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Middle Eastern Minorities

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Middle Eastern Minorities

Dec-28-2001 at 02:32 PM (UTC+3 Nineveh, Assyria)

Last edited by Fred Aprim on Dec-28-2001 at 02:40 PM (CT)

The book was published by the Washington Institute for Near East Policy in 1999. The book addresses various issues regarding the religious and ethnic minorities in Egypt, Sudan, Israel, Lebanon, Syria, Jordan and Iraq.

The author, on page 2, subdivided the minorities in the Middle East under two categories, religious communities and ethnic or national groups. He defined the ethnic or national groups as follows:
That are either non-Arabs but Sunni Muslims, such as the Kurds, Turkomans, and Circassians; or neither Arab nor MuslimJews, Armenians, Assyrians, and southern Sudanese tribes.

In the Appendix section on page 110 a chart labeled # 2 and titled: Division by Countries, shows the religious communities of Iraq as 60-65% Shii Muslim; 32-37% Sunni Muslim; and 5% Christian. And under Ethnic Groups the author shows 75-80% Arab; 15-20% Kurdish; and 5% Assyrian, other.

Describing the Assyrians in Iraq, the book stated on page 72:
the non-Arab Christian Assyrians whom the British settled in Northern Iraq after World War I sought full autonomy or even a national home in their region. Previously recruited and armed by the British, the Assyrian special troops refused to disarm after Iraqs independence in 1930 and allegedly threatened the national unity. In early August 1933, armed Assyrians clashed with Iraqi troops and, in retaliation, Iraqi and Kurdish military units massacred hundreds of unarmed Assyrians. Many other Assyrians fled the country.
(Moshe Maoz. Middle Eastern Minorities: Between Integration and Conflict. The Washington Institute for Near East Policy, 1999.)

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Assyria \ã-'sir-é-ä\ n (1998)   1:  an ancient empire of Ashur   2:  a democratic state in Bet-Nahren, Assyria (northern Iraq, northwestern Iran, southeastern Turkey and eastern Syria.)   3:  a democratic state that fosters the social and political rights to all of its inhabitants irrespective of their religion, race, or gender   4:  a democratic state that believes in the freedom of religion, conscience, language, education and culture in faithfulness to the principles of the United Nations Charter — Atour synonym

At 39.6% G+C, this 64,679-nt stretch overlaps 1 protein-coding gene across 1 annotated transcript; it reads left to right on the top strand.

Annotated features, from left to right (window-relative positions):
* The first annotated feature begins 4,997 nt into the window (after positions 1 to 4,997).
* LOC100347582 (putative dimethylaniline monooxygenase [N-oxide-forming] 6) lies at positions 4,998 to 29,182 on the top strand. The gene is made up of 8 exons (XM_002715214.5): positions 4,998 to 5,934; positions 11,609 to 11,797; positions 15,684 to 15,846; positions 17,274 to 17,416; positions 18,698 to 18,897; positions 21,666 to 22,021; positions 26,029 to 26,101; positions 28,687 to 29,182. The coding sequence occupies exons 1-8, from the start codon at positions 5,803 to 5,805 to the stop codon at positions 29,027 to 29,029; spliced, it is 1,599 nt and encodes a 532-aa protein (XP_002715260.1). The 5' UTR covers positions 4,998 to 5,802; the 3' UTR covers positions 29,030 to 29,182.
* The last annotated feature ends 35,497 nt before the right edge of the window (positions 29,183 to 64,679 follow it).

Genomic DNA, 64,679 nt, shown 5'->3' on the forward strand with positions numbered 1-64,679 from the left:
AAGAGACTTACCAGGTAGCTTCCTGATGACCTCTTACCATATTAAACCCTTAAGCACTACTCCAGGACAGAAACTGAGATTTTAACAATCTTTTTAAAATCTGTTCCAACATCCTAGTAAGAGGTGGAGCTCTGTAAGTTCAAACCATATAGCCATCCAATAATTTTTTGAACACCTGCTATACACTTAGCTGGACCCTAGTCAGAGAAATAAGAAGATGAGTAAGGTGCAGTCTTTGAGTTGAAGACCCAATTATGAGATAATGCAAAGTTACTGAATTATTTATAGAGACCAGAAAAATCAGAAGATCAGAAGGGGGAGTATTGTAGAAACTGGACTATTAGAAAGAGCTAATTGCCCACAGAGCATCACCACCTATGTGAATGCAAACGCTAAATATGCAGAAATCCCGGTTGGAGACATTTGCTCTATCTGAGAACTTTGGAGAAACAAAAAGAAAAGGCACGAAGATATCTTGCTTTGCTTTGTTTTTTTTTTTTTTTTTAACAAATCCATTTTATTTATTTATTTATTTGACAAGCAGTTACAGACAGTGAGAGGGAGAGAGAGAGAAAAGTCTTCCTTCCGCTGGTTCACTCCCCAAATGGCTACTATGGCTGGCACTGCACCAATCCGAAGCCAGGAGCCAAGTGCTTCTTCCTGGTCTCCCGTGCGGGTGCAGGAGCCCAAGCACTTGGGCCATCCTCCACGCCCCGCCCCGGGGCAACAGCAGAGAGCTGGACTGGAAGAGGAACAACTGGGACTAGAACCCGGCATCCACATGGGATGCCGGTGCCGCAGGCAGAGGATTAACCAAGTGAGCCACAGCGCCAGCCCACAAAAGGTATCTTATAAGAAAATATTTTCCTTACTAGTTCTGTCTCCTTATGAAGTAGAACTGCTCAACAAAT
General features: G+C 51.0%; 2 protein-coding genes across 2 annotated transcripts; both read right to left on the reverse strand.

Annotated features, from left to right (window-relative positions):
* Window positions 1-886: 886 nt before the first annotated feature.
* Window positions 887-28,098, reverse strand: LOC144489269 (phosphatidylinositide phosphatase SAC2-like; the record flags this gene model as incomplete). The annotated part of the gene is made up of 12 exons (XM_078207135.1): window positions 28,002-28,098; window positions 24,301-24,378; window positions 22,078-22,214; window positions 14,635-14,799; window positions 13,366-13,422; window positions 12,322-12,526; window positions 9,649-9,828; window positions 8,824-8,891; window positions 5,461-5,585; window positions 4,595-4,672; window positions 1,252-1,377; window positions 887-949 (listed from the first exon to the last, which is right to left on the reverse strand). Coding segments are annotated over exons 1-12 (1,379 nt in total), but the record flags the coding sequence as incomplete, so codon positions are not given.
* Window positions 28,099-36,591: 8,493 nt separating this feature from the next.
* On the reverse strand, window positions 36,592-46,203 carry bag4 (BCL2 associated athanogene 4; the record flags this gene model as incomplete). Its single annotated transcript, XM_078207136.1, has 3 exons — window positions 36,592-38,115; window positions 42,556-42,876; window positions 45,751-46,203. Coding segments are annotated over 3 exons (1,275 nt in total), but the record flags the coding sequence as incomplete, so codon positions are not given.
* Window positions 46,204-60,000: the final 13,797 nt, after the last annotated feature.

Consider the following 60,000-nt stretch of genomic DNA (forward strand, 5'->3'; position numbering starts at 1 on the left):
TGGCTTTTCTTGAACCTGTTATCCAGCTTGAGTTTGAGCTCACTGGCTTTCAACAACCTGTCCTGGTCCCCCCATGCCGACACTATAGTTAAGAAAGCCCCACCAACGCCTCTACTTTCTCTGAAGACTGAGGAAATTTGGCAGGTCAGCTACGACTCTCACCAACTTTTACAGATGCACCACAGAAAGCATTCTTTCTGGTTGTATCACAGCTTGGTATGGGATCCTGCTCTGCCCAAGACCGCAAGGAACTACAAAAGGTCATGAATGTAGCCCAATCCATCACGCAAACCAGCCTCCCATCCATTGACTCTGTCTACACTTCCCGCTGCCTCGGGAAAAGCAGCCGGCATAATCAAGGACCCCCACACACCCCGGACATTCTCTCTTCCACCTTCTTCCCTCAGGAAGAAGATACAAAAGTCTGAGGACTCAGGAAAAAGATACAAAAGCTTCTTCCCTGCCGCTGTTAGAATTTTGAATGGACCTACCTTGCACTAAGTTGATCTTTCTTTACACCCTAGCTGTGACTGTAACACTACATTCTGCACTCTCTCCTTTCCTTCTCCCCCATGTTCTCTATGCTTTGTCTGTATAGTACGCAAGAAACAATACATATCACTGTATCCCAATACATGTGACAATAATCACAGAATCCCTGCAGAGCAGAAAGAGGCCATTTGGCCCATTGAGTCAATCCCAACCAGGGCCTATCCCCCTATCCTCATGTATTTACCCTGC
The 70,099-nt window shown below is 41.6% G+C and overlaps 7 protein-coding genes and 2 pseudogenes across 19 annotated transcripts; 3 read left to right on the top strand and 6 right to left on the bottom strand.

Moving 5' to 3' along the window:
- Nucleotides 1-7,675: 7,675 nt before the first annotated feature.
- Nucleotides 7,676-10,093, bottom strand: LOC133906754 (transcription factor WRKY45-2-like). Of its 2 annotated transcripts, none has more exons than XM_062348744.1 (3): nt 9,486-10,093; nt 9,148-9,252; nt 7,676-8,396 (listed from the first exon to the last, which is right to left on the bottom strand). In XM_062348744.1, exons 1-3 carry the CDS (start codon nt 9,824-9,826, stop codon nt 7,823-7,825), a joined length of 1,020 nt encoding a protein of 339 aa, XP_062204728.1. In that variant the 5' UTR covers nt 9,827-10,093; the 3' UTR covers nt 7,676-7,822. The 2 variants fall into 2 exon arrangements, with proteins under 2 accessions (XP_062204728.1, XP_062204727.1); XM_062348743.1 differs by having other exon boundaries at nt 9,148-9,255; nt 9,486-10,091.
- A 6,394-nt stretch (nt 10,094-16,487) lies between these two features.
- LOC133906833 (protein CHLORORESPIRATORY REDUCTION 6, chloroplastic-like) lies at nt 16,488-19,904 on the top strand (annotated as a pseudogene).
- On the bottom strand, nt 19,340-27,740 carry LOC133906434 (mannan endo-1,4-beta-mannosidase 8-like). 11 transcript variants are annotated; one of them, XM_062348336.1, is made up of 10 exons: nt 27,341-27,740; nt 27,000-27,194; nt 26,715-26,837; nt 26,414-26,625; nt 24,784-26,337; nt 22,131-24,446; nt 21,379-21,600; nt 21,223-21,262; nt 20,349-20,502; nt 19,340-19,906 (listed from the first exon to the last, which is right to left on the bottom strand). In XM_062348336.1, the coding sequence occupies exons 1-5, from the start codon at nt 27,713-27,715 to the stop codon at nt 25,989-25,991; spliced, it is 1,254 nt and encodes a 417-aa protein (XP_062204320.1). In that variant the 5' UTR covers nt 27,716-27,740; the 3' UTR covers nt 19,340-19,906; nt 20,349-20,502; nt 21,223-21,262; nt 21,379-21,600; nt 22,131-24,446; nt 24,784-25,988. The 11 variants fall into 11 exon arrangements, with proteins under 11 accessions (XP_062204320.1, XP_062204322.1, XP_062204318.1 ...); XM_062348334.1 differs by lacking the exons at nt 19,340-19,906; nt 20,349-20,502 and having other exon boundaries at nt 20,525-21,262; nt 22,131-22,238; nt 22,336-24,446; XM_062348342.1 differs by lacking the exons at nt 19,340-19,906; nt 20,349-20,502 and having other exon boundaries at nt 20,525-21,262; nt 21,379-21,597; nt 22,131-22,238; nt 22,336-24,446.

Ethnicity, Religion, Language
» Israeli, Jewish, Hebrew
» Assyrian, Christian, Aramaic
» Saudi Arabian, Muslim, Arabic
Assyrian \ã-'sir-é-an\ adj or n (1998)   1:  descendants of the ancient empire of Ashur   2:  the Assyrians, although representing but one single nation as the direct heirs of the ancient Assyrian Empire, are now doctrinally divided, inter sese, into five principle ecclesiastically designated religious sects with their corresponding hierarchies and distinct church governments, namely, Church of the East, Chaldean, Maronite, Syriac Orthodox and Syriac Catholic.  These formal divisions had their origin in the 5th century of the Christian Era.  No one can coherently understand the Assyrians as a whole until he can distinguish that which is religion or church from that which is nation -- a matter which is particularly difficult for the people from the western world to understand; for in the East, by force of circumstances beyond their control, religion has been made, from time immemorial, virtually into a criterion of nationality.   3:  the Assyrians have been referred to as Aramaean, Aramaye, Ashuraya, Ashureen, Ashuri, Ashuroyo, Assyrio-Chaldean, Aturaya, Chaldean, Chaldo, ChaldoAssyrian, ChaldoAssyrio, Jacobite, Kaldany, Kaldu, Kasdu, Malabar, Maronite, Maronaya, Nestorian, Nestornaye, Oromoye, Suraya, Syriac, Syrian, Syriani, Suryoye, Suryoyo and Telkeffee. — Assyrianism verb

Aramaic \ar-é-'máik\ n (1998)   1:  a Semitic language which became the lingua franca of the Middle East during the ancient Assyrian empire.   2:  has been referred to as Neo-Aramaic, Neo-Syriac, Classical Syriac, Syriac, Suryoyo, Swadaya and Turoyo.

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